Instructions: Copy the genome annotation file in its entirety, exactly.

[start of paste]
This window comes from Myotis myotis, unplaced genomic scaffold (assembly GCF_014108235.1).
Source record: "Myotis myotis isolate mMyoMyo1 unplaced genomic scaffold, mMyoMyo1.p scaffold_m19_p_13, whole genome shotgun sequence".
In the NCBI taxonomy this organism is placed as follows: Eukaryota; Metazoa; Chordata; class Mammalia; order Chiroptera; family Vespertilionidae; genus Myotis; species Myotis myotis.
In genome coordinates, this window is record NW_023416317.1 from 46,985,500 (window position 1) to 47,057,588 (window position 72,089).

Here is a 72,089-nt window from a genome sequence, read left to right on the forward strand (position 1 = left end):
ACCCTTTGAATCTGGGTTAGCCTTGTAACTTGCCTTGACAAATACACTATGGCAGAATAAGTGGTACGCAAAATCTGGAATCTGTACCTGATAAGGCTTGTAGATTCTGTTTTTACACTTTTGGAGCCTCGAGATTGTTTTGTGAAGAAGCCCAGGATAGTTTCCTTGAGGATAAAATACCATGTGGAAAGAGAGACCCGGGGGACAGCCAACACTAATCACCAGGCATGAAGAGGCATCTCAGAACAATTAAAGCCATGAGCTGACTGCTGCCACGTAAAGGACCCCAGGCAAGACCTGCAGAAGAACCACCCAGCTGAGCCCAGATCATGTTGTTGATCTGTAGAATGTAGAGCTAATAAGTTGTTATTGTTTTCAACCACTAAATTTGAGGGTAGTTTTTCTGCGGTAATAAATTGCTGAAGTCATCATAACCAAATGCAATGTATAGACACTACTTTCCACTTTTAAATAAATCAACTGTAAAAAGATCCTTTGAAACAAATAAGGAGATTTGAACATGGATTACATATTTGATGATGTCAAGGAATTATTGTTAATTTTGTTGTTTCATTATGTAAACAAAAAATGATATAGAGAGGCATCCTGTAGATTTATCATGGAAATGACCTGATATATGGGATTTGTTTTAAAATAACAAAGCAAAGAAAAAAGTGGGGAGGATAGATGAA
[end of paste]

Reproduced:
This window comes from Myotis myotis, unplaced genomic scaffold (assembly GCF_014108235.1).
Source record: "Myotis myotis isolate mMyoMyo1 unplaced genomic scaffold, mMyoMyo1.p scaffold_m19_p_13, whole genome shotgun sequence".
In the NCBI taxonomy this organism is placed as follows: Eukaryota; Metazoa; Chordata; class Mammalia; order Chiroptera; family Vespertilionidae; genus Myotis; species Myotis myotis.
In genome coordinates, this window is record NW_023416317.1 from 46,985,500 (window position 1) to 47,057,588 (window position 72,089).

Here is a 72,089-nt window from a genome sequence, read left to right on the forward strand (position 1 = left end):
ACCCTTTGAATCTGGGTTAGCCTTGTAACTTGCCTTGACAAATACACTATGGCAGAATAAGTGGTACGCAAAATCTGGAATCTGTACCTGATAAGGCTTGTAGATTCTGTTTTTACACTTTTGGAGCCTCGAGATTGTTTTGTGAAGAAGCCCAGGATAGTTTCCTTGAGGATAAAATACCATGTGGAAAGAGAGACCCGGGGGACAGCCAACACTAATCACCAGGCATGAAGAGGCATCTCAGAACAATTAAAGCCATGAGCTGACTGCTGCCACGTAAAGGACCCCAGGCAAGACCTGCAGAAGAACCACCCAGCTGAGCCCAGATCATGTTGTTGATCTGTAGAATGTAGAGCTAATAAGTTGTTATTGTTTTCAACCACTAAATTTGAGGGTAGTTTTTCTGCGGTAATAAATTGCTGAAGTCATCATAACCAAATGCAATGTATAGACACTACTTTCCACTTTTAAATAAATCAACTGTAAAAAGATCCTTTGAAACAAATAAGGAGATTTGAACATGGATTACATATTTGATGATGTCAAGGAATTATTGTTAATTTTGTTGTTTCATTATGTAAACAAAAAATGATATAGAGAGGCATCCTGTAGATTTATCATGGAAATGACCTGATATATGGGATTTGTTTTAAAATAACAAAGCAAAGAAAAAAGTGGGGAGGATAGATGAA